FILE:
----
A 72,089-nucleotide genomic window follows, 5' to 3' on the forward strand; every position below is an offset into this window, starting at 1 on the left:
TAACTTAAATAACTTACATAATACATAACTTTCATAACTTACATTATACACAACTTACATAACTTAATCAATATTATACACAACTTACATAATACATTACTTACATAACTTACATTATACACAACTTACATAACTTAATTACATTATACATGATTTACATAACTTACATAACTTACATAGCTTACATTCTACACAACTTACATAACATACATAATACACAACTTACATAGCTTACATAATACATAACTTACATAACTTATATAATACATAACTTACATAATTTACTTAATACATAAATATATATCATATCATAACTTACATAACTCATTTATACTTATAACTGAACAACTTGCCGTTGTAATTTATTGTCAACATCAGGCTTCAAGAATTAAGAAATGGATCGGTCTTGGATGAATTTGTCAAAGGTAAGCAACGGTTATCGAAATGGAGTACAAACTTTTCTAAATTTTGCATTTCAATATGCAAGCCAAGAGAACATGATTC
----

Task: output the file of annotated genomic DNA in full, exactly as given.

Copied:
A 72,089-nucleotide genomic window follows, 5' to 3' on the forward strand; every position below is an offset into this window, starting at 1 on the left:
TAACTTAAATAACTTACATAATACATAACTTTCATAACTTACATTATACACAACTTACATAACTTAATCAATATTATACACAACTTACATAATACATTACTTACATAACTTACATTATACACAACTTACATAACTTAATTACATTATACATGATTTACATAACTTACATAACTTACATAGCTTACATTCTACACAACTTACATAACATACATAATACACAACTTACATAGCTTACATAATACATAACTTACATAACTTATATAATACATAACTTACATAATTTACTTAATACATAAATATATATCATATCATAACTTACATAACTCATTTATACTTATAACTGAACAACTTGCCGTTGTAATTTATTGTCAACATCAGGCTTCAAGAATTAAGAAATGGATCGGTCTTGGATGAATTTGTCAAAGGTAAGCAACGGTTATCGAAATGGAGTACAAACTTTTCTAAATTTTGCATTTCAATATGCAAGCCAAGAGAACATGATTC